The magnificent five - II

Tendulkar, Dravid, Laxman, Sehwag, Ganguly – who contributed the most during India’s Golden run in Test cricket

By Jaideep Varma & Jatin Thakkar

Part 2 of 2 | Read Part 1


Continuing the story of the great contemporary Indian batsmen through the five phases of their glorious careers, through the singular prism of Impact Index.

PHASE 4 - September 2005 to October 2008

India P 35 W 11 L 9 D 15.

Notably beat West Indies and England away and Sri Lanka, Pakistan and Australia at home. Lost to Australia, Sri Lanka, South Africa and Pakistan away. Drew with England and South Africa at home.

Ganguly’s angst-ridden exit as captain and the strange period of cloak-and-dagger politics that followed (with Greg Chappell as coach) saw India dip somewhat from their previous highs. Despite overseas series victories under Dravid in England and West Indies, this side did not have the all-conquering air the previous phase had seen. Dravid’s decline as a player began in 2007, and he gave up the captaincy later that year. Under Kumble (who perhaps got the captaincy too late), the team was effective but not a world-beater.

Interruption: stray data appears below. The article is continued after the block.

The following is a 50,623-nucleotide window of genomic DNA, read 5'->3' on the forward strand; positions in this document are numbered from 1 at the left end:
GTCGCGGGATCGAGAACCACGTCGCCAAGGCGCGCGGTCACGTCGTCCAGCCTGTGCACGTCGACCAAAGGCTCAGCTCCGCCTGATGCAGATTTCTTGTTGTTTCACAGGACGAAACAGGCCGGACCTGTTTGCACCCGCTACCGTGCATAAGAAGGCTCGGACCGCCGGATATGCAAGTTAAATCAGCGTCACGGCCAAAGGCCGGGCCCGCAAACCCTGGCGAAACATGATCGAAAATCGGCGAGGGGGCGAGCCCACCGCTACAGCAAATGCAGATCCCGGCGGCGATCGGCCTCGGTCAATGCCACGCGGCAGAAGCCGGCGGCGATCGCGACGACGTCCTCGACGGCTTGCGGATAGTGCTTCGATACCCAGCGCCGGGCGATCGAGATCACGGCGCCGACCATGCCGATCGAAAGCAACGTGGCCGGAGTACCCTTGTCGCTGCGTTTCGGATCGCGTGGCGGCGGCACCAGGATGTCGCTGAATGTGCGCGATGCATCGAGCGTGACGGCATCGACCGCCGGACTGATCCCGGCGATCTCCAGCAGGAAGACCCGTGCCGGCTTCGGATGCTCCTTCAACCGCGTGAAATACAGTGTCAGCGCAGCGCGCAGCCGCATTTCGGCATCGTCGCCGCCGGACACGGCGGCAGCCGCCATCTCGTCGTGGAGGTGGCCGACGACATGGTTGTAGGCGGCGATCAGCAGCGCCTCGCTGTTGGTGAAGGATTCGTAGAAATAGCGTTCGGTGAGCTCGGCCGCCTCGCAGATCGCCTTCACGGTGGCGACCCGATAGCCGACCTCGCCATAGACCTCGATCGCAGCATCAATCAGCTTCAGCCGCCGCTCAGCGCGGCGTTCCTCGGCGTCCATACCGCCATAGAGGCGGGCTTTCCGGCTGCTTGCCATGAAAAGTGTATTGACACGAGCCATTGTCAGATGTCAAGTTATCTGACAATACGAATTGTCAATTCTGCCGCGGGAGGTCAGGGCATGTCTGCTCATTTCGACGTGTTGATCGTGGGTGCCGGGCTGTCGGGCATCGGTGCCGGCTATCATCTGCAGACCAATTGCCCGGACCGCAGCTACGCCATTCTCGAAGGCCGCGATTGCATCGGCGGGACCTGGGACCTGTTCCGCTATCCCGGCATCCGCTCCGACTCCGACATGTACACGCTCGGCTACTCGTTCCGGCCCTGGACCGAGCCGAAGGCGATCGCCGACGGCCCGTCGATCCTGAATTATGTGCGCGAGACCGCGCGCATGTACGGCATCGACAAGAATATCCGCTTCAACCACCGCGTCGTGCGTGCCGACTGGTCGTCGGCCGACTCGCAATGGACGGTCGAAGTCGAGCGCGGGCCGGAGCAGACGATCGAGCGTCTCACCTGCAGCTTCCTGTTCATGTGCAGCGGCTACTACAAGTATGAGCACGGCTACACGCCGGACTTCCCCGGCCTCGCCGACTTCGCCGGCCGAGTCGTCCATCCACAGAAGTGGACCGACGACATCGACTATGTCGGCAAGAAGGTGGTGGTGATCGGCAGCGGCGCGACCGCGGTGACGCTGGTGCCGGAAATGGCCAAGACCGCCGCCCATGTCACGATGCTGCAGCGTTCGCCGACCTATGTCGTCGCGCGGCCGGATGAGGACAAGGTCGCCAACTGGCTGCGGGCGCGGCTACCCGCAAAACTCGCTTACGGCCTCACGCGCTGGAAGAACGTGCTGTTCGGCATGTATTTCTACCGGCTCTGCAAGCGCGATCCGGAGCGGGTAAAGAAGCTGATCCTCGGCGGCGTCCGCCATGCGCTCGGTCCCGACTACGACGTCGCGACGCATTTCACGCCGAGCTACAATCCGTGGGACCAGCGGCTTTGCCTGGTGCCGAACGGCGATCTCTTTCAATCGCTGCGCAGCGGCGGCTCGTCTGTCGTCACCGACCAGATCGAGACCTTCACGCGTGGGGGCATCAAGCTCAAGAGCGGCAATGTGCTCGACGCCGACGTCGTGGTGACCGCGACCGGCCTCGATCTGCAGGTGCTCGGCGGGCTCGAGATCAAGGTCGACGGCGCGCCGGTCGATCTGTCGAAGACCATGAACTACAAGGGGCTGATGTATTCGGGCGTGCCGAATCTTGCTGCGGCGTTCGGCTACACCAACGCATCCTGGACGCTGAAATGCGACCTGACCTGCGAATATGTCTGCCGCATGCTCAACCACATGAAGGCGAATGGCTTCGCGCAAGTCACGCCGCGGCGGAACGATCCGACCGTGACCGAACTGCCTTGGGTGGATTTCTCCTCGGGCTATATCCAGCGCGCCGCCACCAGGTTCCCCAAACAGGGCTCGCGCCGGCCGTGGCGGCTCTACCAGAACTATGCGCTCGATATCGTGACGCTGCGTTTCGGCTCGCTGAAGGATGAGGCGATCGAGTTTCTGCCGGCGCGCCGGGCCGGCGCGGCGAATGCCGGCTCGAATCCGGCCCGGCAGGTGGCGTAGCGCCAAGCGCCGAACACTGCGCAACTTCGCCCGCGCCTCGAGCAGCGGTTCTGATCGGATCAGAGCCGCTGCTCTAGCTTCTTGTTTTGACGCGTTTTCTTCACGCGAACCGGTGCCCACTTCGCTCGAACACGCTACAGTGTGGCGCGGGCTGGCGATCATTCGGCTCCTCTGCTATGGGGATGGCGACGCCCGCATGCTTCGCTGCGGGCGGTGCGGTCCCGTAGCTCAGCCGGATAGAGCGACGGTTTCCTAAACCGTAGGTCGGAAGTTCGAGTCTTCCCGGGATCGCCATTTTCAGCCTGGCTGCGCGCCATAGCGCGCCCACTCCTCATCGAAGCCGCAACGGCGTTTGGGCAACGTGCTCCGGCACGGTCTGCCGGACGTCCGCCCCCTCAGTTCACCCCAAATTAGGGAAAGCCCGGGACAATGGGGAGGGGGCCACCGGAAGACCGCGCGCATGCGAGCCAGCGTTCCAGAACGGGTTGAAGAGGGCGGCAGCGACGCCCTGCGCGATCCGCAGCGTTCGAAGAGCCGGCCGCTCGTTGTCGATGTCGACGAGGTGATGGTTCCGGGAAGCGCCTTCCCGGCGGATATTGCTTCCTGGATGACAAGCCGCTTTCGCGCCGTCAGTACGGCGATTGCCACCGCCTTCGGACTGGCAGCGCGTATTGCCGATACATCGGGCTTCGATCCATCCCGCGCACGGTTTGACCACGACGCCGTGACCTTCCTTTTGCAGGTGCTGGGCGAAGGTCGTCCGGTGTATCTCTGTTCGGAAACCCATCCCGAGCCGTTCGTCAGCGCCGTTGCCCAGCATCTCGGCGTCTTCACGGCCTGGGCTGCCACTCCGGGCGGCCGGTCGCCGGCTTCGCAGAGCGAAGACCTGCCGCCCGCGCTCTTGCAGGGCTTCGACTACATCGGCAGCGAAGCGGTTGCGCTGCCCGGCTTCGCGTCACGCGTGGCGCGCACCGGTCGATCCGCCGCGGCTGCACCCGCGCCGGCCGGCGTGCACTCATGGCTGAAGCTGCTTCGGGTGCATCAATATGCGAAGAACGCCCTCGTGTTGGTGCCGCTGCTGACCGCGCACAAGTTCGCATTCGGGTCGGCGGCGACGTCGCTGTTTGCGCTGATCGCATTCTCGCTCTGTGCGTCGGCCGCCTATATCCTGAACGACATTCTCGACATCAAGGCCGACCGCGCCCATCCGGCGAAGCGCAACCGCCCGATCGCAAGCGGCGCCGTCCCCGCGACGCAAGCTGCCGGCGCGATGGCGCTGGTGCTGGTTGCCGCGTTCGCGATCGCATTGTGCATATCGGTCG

All IMPACT numbers on a scale of 0 to 5.


Batting IMPACT – The average impact his batting had on matches he played in, on a scale of 0 to 5.
SDs – Series-defining performances. The most important legacy of a cricketer, or at least, what should be.
Failure% - The percentage in this period the player could not achieve an IMPACT of even 1 in the matches he played.

Tendulkar, Laxman and Sehwag were nowhere near their best – which played a significant part in what appeared to be the beginning of a decline. Conversely, Ganguly clawed his way back into the team and performed at his peak – he even produced the sole series-defining performance of his career during this phase (against a rampant South Africa) – perhaps an indication of the player India may have missed due to the rigours of captaincy.

TOP 5 HIGHEST IMPACT BATTING PERFORMANCES OF THIS PERIOD

1. R Dravid – 81 & 68 v West Indies, Jamaica 2006 - Batting IMPACT 6.47
(Series defining performance)

2. SC Ganguly – 87 & 13 not out v South Africa, Kanpur 2008 – Batting IMPACT 5.16
(Series defining performance)

3. SC Ganguly – 239 & 91 v Pakistan, Bangalore 2007 - Batting IMPACT 5.98

4. MS Dhoni – 0 & 76 not out v England, Lord’s 2007 – Batting IMPACT 5.75

5. V Sehwag – 201 & 50 v Sri Lanka, Galle 2008 – Batting IMPACT 5.57

Dravid’s last truly memorable match performance brought his team the first Indian Test series win in West Indies in 3 decades. Ganguly makes it on this list for the first time in his career, and that too twice. Dhoni’s finest Test innings also makes it here – it saved the first Test and eventually played a big part in India winning its first series in England after 21 years. Sehwag’s awe-inspiring innings a few months after his comeback sadly had no impact on the series result eventually. So, just 2 series-defining performances in this phase after all 5 in the previous one – quite a drop, not an encouraging sign.